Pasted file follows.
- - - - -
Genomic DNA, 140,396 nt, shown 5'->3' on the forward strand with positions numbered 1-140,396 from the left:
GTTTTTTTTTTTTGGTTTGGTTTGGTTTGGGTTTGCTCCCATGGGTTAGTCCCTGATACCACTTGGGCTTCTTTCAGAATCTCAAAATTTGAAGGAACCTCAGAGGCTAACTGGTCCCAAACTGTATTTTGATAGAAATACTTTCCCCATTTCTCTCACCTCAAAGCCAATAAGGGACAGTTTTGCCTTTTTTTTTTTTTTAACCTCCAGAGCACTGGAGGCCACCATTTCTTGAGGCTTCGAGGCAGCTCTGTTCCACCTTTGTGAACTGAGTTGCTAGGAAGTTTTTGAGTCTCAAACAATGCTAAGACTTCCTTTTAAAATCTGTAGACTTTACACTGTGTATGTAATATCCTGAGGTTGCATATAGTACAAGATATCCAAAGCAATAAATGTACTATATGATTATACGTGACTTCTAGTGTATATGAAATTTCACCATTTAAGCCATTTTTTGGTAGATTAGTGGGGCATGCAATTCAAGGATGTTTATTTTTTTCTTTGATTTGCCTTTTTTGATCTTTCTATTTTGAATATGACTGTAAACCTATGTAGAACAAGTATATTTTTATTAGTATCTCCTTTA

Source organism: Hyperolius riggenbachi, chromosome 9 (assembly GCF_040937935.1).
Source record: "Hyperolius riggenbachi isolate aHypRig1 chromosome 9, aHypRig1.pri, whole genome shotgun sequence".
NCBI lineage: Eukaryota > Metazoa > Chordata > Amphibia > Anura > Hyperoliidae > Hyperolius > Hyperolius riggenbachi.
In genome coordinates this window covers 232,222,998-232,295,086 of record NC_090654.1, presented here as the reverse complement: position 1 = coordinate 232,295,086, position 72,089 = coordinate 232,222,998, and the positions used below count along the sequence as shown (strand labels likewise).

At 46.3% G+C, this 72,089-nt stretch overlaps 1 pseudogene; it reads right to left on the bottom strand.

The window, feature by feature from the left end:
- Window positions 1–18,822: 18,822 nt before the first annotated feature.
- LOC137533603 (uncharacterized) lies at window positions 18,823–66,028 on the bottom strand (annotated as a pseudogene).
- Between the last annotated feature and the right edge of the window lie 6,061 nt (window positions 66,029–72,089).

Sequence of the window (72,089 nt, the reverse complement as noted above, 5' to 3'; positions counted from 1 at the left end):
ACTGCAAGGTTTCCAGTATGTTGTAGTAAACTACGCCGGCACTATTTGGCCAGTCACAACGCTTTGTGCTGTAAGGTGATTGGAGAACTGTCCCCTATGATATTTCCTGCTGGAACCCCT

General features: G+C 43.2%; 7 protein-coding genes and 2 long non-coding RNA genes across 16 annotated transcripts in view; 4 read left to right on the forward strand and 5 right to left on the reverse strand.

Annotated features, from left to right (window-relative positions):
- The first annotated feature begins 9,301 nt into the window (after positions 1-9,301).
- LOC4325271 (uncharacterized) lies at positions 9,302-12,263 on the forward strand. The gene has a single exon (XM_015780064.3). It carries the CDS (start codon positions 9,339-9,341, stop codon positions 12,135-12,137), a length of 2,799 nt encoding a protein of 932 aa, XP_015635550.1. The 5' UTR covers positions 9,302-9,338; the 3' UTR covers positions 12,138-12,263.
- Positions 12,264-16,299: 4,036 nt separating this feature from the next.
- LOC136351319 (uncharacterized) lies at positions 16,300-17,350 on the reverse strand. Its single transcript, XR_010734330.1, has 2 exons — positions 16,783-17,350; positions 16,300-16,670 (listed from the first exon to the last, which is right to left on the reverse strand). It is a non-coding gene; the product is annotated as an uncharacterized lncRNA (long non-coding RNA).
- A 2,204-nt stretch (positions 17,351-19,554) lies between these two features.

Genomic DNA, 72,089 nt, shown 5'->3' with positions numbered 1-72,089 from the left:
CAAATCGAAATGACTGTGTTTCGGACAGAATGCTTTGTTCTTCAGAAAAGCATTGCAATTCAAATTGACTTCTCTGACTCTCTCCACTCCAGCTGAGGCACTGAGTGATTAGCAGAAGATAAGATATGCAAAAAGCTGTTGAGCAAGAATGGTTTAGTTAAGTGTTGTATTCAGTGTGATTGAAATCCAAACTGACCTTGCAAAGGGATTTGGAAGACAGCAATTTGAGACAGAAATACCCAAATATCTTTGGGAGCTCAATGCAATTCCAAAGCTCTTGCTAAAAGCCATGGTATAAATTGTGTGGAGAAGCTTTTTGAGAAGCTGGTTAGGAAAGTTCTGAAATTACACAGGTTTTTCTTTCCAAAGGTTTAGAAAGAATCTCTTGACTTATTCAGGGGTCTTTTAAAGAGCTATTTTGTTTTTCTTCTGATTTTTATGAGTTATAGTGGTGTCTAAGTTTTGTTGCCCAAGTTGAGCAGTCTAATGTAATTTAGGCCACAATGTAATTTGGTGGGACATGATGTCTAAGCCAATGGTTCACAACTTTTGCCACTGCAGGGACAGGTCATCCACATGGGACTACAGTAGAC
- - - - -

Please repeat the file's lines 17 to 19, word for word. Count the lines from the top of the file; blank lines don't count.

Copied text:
- LOC4325271 (uncharacterized) lies at positions 9,302-12,263 on the forward strand. The gene has a single exon (XM_015780064.3). It carries the CDS (start codon positions 9,339-9,341, stop codon positions 12,135-12,137), a length of 2,799 nt encoding a protein of 932 aa, XP_015635550.1. The 5' UTR covers positions 9,302-9,338; the 3' UTR covers positions 12,138-12,263.
- Positions 12,264-16,299: 4,036 nt separating this feature from the next.
- LOC136351319 (uncharacterized) lies at positions 16,300-17,350 on the reverse strand. Its single transcript, XR_010734330.1, has 2 exons — positions 16,783-17,350; positions 16,300-16,670 (listed from the first exon to the last, which is right to left on the reverse strand). It is a non-coding gene; the product is annotated as an uncharacterized lncRNA (long non-coding RNA).